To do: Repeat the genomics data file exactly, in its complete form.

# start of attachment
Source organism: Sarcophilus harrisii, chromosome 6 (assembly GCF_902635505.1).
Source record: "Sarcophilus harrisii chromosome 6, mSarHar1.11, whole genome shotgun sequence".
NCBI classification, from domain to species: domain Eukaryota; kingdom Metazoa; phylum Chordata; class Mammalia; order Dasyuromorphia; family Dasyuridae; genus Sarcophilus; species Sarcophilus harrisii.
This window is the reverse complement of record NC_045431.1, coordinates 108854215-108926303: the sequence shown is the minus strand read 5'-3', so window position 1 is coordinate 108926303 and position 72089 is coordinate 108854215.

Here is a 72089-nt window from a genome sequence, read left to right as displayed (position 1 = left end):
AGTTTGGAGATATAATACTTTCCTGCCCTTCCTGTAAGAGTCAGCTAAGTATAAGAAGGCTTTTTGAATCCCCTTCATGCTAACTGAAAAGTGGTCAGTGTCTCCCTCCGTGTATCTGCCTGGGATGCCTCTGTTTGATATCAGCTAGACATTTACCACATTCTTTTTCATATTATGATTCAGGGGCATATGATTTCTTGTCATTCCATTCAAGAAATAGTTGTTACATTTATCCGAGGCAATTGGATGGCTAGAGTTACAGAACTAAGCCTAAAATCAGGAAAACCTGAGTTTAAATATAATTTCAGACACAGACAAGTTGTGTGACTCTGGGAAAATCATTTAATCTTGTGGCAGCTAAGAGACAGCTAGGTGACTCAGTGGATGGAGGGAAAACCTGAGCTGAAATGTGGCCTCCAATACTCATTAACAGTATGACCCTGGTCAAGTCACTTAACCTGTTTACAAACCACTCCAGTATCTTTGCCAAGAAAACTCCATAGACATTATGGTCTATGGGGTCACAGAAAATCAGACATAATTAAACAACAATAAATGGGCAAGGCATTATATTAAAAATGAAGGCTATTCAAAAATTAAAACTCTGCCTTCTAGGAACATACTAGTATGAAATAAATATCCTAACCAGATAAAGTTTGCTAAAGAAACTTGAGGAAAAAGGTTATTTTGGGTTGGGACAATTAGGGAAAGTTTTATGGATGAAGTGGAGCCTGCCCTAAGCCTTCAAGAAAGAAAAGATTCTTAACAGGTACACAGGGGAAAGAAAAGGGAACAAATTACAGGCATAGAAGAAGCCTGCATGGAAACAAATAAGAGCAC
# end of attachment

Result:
Source organism: Sarcophilus harrisii, chromosome 6 (assembly GCF_902635505.1).
Source record: "Sarcophilus harrisii chromosome 6, mSarHar1.11, whole genome shotgun sequence".
NCBI classification, from domain to species: domain Eukaryota; kingdom Metazoa; phylum Chordata; class Mammalia; order Dasyuromorphia; family Dasyuridae; genus Sarcophilus; species Sarcophilus harrisii.
This window is the reverse complement of record NC_045431.1, coordinates 108854215-108926303: the sequence shown is the minus strand read 5'-3', so window position 1 is coordinate 108926303 and position 72089 is coordinate 108854215.

Here is a 72089-nt window from a genome sequence, read left to right as displayed (position 1 = left end):
AGTTTGGAGATATAATACTTTCCTGCCCTTCCTGTAAGAGTCAGCTAAGTATAAGAAGGCTTTTTGAATCCCCTTCATGCTAACTGAAAAGTGGTCAGTGTCTCCCTCCGTGTATCTGCCTGGGATGCCTCTGTTTGATATCAGCTAGACATTTACCACATTCTTTTTCATATTATGATTCAGGGGCATATGATTTCTTGTCATTCCATTCAAGAAATAGTTGTTACATTTATCCGAGGCAATTGGATGGCTAGAGTTACAGAACTAAGCCTAAAATCAGGAAAACCTGAGTTTAAATATAATTTCAGACACAGACAAGTTGTGTGACTCTGGGAAAATCATTTAATCTTGTGGCAGCTAAGAGACAGCTAGGTGACTCAGTGGATGGAGGGAAAACCTGAGCTGAAATGTGGCCTCCAATACTCATTAACAGTATGACCCTGGTCAAGTCACTTAACCTGTTTACAAACCACTCCAGTATCTTTGCCAAGAAAACTCCATAGACATTATGGTCTATGGGGTCACAGAAAATCAGACATAATTAAACAACAATAAATGGGCAAGGCATTATATTAAAAATGAAGGCTATTCAAAAATTAAAACTCTGCCTTCTAGGAACATACTAGTATGAAATAAATATCCTAACCAGATAAAGTTTGCTAAAGAAACTTGAGGAAAAAGGTTATTTTGGGTTGGGACAATTAGGGAAAGTTTTATGGATGAAGTGGAGCCTGCCCTAAGCCTTCAAGAAAGAAAAGATTCTTAACAGGTACACAGGGGAAAGAAAAGGGAACAAATTACAGGCATAGAAGAAGCCTGCATGGAAACAAATAAGAGCAC